UK: Updated Thermal Treatment Of Waste Guidelines

Last Updated: 12 February 2014
Article by Ailsa Ritchie, Stewart Maciver and Joanna Waddell

In January 2014 SEPA published an update of their Thermal Treatment of Waste Guidelines (the Guidelines). The previous 2009 version warranted an update due to the Climate Change (Scotland) Act 2009, the Industrial Emissions Directive and the Scottish Government's Zero Waste Plan. The Guidelines clarify SEPA's approach to consenting thermal treatment of waste facilities as a regulator under the Pollution Prevention and Control (PPC) regime. They also set out SEPA's role in the planning system where SEPA provides input at the strategic and local development plan stage and as statutory consultee in the planning application process. The Guidelines are considered to form part of the National Waste Management Plan.

The main changes in the updated Guidelines are as follows:

1. What was previously an obligation on applicants to consider the location of their development to maximise the opportunities for rapid energy uptake is now an expectation by SEPA that where heat networks and generators exist, any new development in the vicinity will be connected to these sources.

2. A Heat and Power Plan must be submitted with the planning application. This is not a new concept but the Guidelines have been updated to the effect that SEPA will not revoke a PPC Permit where the Heat and Power Plan fails due to "external factors such as withdrawal or delay of a proposed third party user or prevailing economic conditions". At application stage it may be difficult for developers to predict whether heat off-takers will be around several years down the line. The updated wording gives developers some comfort that in the event that there does need to be a change in heat off-taker, SEPA will work with the developer to create a revised plan. The requirements for a Heat and Power Plan are also now helpfully set out in the Guidelines.

3. Regarding the choice of technology for new installations, sufficient information must be included in the PPC application to demonstrate compliance with the relevant standard, whether the technology is new or already used in the industry. The previous obligation was to demonstrate that the technology was appropriate. The relevant standard is achieving at least 20% (gross calorific value basis) energy recovery as electricity and/or heat.

4. In circumstances where local authorities can demonstrate to SEPA that they have achieved recycling rates of over 50% there can be a reduction in the requirement for mixed municipal waste to be pre-treated. However this 50% level could change as it is currently the subject of further consultation. Regardless of the final recycling rate it is expected that the provisions of the Waste (Scotland) Regulations 2012 which came into force on 1 January 2014 and which require source segregation of key recyclables will facilitate a reduction in pre-treatment. Where recycling performance is low no such reduction in pre-treatment will be considered.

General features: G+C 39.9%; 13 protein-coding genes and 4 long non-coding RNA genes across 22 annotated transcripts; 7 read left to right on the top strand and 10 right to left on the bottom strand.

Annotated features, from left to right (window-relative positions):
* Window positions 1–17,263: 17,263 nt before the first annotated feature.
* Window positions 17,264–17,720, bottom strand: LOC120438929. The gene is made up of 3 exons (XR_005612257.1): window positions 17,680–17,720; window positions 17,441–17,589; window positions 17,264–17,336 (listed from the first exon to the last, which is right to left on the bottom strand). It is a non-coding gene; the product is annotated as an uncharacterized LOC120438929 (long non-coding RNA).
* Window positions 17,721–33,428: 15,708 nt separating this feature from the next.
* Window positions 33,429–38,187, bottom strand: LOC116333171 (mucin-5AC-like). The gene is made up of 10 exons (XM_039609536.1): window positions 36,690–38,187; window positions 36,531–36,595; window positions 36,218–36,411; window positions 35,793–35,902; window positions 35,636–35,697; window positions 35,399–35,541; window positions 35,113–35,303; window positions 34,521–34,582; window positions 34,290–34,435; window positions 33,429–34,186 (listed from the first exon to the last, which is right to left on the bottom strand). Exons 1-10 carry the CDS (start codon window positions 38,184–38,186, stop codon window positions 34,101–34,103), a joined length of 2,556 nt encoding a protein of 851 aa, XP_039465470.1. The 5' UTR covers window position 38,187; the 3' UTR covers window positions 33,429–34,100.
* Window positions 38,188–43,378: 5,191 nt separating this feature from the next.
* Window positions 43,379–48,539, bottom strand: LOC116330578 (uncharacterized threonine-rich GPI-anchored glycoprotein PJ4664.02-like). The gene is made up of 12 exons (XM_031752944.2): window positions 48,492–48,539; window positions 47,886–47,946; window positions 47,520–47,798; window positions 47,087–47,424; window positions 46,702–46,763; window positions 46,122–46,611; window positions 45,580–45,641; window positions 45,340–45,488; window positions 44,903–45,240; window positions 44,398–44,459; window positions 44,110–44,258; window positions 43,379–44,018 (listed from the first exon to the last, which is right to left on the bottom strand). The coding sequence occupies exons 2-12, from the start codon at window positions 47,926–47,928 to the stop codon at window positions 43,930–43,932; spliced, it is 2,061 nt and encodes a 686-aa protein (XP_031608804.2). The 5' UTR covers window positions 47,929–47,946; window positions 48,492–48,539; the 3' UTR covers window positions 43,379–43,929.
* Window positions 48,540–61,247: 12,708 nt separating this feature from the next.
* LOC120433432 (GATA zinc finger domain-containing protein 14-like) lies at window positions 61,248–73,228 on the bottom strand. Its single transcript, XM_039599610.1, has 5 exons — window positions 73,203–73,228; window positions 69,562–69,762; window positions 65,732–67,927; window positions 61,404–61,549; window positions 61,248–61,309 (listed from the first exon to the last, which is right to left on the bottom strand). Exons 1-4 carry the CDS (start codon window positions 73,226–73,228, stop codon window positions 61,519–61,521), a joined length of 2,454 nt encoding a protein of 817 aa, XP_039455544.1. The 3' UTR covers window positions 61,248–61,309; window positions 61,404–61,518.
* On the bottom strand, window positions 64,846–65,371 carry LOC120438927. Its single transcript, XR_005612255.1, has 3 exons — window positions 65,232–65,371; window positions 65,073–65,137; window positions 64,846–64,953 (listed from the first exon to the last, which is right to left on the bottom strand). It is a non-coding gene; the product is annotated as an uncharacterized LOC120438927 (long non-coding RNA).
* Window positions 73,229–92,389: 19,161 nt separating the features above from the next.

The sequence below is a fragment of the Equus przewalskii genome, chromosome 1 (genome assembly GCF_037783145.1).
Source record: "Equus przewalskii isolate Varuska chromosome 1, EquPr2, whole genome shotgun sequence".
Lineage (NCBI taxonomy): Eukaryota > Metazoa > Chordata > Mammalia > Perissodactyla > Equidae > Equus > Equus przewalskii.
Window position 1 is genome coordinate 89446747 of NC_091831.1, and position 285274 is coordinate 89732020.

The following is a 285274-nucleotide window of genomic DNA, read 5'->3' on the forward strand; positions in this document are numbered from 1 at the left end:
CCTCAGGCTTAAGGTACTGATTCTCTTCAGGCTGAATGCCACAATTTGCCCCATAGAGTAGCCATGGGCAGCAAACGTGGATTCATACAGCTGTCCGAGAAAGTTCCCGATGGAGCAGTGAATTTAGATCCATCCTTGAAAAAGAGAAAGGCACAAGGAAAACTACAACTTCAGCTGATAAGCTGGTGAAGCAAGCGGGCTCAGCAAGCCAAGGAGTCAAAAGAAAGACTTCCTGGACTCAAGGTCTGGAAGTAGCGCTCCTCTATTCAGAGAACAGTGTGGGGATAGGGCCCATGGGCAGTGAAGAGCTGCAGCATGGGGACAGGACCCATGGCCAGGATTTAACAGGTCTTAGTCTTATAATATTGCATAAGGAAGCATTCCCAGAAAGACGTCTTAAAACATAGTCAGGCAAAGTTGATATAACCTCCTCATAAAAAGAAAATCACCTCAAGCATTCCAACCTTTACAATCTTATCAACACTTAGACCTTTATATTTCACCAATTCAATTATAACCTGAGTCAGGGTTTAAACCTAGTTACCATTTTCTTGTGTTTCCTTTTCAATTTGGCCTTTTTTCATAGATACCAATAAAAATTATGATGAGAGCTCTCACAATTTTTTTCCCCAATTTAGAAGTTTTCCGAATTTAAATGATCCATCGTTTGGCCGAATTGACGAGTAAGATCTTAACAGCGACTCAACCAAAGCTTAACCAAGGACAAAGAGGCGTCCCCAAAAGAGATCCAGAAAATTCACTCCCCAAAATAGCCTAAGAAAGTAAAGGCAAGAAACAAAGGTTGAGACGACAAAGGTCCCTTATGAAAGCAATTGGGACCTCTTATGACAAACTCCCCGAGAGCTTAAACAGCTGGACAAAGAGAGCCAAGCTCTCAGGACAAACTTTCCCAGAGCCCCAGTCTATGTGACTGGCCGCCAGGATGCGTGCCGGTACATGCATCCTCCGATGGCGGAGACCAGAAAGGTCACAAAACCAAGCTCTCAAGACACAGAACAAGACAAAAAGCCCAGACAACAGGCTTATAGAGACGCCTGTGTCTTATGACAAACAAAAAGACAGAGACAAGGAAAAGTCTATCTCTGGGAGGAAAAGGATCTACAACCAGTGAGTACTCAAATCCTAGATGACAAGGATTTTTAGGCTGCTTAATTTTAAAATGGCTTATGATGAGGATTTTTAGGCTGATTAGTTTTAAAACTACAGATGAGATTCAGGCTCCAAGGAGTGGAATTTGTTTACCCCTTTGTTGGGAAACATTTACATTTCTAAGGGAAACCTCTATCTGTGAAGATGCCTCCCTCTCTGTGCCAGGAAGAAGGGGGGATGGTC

5. Following the source segregation and collection of key recyclables requirements introduced on 1January 2014 under the Waste (Scotland) Regulations 2012, there is now a ban on sending key recyclables to incineration.

6. Energy which is used in preparing fuel will count towards the energy efficiency targets and will not form part of the parasitic load.


Heat and Power Plans must contain details of how energy efficiency targets are to be met. The targets are QI 93 and 35% Indicative Energy. These targets have been revised in such a way that if the Indicative Energy target is not met but the QI target is met then overall the energy efficiency target is deemed to have been met.

The implications to the waste sector are that clarity has been provided of what SEPA's requirements are at application stage for Planning Permission and a PPC Permit for thermal treatment installations making it easier to include such requirements in planning a project. While it is important to be able to demonstrate to SEPA that there are facilities in the area that can benefit from heat generated by a thermal treatment plant, so making the plan robust, a change in heat off-taker a few years into the project will not mean that the PPC Permit is revoked, rather that SEPA will work with the operator while a substitute is found. Pre-treatment could well become less of a requirement for operators as source segregation of key recyclables is now a legal requirement and this should reduce project costs, which is a benefit. Some pressure is perhaps also removed from developers/operators by the changes to the way in which energy efficiency targets can be met.

The content of this article is intended to provide a general guide to the subject matter. Specialist advice should be sought about your specific circumstances.

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